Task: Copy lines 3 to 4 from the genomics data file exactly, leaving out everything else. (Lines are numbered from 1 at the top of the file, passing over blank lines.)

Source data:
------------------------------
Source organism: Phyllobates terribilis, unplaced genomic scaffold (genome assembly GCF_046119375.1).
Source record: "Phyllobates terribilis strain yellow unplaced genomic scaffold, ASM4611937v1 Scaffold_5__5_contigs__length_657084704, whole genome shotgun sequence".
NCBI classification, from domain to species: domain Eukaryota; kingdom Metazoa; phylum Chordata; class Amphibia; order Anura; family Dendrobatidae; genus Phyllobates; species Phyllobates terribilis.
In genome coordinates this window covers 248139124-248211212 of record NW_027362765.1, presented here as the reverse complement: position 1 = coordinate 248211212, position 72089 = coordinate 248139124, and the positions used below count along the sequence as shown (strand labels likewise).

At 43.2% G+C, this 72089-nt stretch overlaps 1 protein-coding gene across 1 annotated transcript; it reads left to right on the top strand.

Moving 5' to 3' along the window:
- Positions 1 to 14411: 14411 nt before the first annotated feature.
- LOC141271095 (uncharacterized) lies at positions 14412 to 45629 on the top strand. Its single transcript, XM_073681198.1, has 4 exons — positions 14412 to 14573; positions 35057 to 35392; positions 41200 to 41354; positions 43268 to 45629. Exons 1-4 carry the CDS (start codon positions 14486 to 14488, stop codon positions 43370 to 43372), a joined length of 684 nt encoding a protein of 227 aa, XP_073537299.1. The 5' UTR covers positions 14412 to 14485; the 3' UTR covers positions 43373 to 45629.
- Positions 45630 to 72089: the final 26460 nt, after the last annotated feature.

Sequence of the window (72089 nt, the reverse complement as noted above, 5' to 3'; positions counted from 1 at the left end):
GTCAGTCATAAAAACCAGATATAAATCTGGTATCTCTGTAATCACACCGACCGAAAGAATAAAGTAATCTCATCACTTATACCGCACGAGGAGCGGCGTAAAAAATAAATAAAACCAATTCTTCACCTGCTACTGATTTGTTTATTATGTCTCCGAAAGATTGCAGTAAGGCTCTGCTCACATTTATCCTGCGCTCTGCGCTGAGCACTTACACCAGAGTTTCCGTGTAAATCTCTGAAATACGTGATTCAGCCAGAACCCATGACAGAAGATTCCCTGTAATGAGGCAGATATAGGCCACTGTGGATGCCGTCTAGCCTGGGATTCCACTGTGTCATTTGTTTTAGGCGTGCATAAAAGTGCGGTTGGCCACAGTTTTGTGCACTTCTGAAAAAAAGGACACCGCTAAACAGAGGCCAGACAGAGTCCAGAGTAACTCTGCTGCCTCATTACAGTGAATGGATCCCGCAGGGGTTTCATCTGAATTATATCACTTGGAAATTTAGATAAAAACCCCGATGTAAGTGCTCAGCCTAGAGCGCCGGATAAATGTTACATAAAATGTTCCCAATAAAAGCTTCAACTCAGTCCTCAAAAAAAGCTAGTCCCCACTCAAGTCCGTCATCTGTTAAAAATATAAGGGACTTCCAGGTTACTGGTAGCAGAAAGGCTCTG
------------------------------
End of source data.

NCBI classification, from domain to species: domain Eukaryota; kingdom Metazoa; phylum Chordata; class Amphibia; order Anura; family Dendrobatidae; genus Phyllobates; species Phyllobates terribilis.
In genome coordinates this window covers 248139124-248211212 of record NW_027362765.1, presented here as the reverse complement: position 1 = coordinate 248211212, position 72089 = coordinate 248139124, and the positions used below count along the sequence as shown (strand labels likewise).